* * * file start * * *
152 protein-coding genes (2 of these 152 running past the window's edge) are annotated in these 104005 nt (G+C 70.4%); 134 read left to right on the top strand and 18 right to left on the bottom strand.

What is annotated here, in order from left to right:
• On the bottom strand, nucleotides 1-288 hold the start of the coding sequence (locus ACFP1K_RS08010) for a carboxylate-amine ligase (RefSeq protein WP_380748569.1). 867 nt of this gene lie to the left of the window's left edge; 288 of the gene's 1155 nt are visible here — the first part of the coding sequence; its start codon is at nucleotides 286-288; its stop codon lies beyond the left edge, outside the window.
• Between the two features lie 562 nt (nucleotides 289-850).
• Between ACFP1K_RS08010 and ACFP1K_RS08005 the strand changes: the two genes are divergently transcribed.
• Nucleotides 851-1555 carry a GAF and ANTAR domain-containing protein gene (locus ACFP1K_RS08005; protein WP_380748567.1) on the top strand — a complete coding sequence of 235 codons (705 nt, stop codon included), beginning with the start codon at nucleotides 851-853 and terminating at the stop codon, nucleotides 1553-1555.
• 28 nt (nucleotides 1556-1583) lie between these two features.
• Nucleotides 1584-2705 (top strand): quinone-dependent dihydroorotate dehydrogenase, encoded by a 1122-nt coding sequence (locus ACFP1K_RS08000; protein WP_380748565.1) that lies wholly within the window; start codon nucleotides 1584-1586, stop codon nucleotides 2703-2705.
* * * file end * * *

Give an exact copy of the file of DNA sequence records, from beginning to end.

152 protein-coding genes (2 of these 152 running past the window's edge) are annotated in these 104005 nt (G+C 70.4%); 134 read left to right on the top strand and 18 right to left on the bottom strand.

What is annotated here, in order from left to right:
• On the bottom strand, nucleotides 1-288 hold the start of the coding sequence (locus ACFP1K_RS08010) for a carboxylate-amine ligase (RefSeq protein WP_380748569.1). 867 nt of this gene lie to the left of the window's left edge; 288 of the gene's 1155 nt are visible here — the first part of the coding sequence; its start codon is at nucleotides 286-288; its stop codon lies beyond the left edge, outside the window.
• Between the two features lie 562 nt (nucleotides 289-850).
• Between ACFP1K_RS08010 and ACFP1K_RS08005 the strand changes: the two genes are divergently transcribed.
• Nucleotides 851-1555 carry a GAF and ANTAR domain-containing protein gene (locus ACFP1K_RS08005; protein WP_380748567.1) on the top strand — a complete coding sequence of 235 codons (705 nt, stop codon included), beginning with the start codon at nucleotides 851-853 and terminating at the stop codon, nucleotides 1553-1555.
• 28 nt (nucleotides 1556-1583) lie between these two features.
• Nucleotides 1584-2705 (top strand): quinone-dependent dihydroorotate dehydrogenase, encoded by a 1122-nt coding sequence (locus ACFP1K_RS08000; protein WP_380748565.1) that lies wholly within the window; start codon nucleotides 1584-1586, stop codon nucleotides 2703-2705.